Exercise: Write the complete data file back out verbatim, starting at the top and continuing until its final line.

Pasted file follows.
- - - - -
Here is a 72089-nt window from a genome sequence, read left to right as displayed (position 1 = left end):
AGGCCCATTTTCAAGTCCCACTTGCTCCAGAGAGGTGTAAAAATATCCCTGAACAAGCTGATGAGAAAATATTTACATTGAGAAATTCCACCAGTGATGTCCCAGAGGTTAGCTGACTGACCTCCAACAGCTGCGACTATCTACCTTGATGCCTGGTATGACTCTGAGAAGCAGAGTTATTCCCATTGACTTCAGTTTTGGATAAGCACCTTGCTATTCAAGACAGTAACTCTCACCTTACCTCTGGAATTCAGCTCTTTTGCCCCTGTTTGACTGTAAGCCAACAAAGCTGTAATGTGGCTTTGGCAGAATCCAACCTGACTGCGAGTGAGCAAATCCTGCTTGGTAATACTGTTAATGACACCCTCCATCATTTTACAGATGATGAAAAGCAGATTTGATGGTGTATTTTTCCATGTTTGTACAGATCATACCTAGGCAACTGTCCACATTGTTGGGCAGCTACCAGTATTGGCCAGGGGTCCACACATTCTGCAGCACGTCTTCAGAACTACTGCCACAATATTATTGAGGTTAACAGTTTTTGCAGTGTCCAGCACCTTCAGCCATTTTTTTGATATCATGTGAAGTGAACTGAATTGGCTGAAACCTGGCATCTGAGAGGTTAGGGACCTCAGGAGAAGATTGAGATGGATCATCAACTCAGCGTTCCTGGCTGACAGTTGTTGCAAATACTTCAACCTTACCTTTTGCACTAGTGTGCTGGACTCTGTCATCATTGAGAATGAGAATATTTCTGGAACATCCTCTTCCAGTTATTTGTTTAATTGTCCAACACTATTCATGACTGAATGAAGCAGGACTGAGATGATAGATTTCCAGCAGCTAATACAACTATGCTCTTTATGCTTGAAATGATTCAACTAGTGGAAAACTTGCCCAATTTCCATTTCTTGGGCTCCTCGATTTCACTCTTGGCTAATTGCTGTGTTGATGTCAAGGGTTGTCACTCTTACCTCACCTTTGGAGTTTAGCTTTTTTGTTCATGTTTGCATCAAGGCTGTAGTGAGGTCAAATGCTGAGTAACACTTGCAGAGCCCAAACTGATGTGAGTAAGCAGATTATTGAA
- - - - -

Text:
Here is a 72089-nt window from a genome sequence, read left to right as displayed (position 1 = left end):
AGGCCCATTTTCAAGTCCCACTTGCTCCAGAGAGGTGTAAAAATATCCCTGAACAAGCTGATGAGAAAATATTTACATTGAGAAATTCCACCAGTGATGTCCCAGAGGTTAGCTGACTGACCTCCAACAGCTGCGACTATCTACCTTGATGCCTGGTATGACTCTGAGAAGCAGAGTTATTCCCATTGACTTCAGTTTTGGATAAGCACCTTGCTATTCAAGACAGTAACTCTCACCTTACCTCTGGAATTCAGCTCTTTTGCCCCTGTTTGACTGTAAGCCAACAAAGCTGTAATGTGGCTTTGGCAGAATCCAACCTGACTGCGAGTGAGCAAATCCTGCTTGGTAATACTGTTAATGACACCCTCCATCATTTTACAGATGATGAAAAGCAGATTTGATGGTGTATTTTTCCATGTTTGTACAGATCATACCTAGGCAACTGTCCACATTGTTGGGCAGCTACCAGTATTGGCCAGGGGTCCACACATTCTGCAGCACGTCTTCAGAACTACTGCCACAATATTATTGAGGTTAACAGTTTTTGCAGTGTCCAGCACCTTCAGCCATTTTTTTGATATCATGTGAAGTGAACTGAATTGGCTGAAACCTGGCATCTGAGAGGTTAGGGACCTCAGGAGAAGATTGAGATGGATCATCAACTCAGCGTTCCTGGCTGACAGTTGTTGCAAATACTTCAACCTTACCTTTTGCACTAGTGTGCTGGACTCTGTCATCATTGAGAATGAGAATATTTCTGGAACATCCTCTTCCAGTTATTTGTTTAATTGTCCAACACTATTCATGACTGAATGAAGCAGGACTGAGATGATAGATTTCCAGCAGCTAATACAACTATGCTCTTTATGCTTGAAATGATTCAACTAGTGGAAAACTTGCCCAATTTCCATTTCTTGGGCTCCTCGATTTCACTCTTGGCTAATTGCTGTGTTGATGTCAAGGGTTGTCACTCTTACCTCACCTTTGGAGTTTAGCTTTTTTGTTCATGTTTGCATCAAGGCTGTAGTGAGGTCAAATGCTGAGTAACACTTGCAGAGCCCAAACTGATGTGAGTAAGCAGATTATTGAA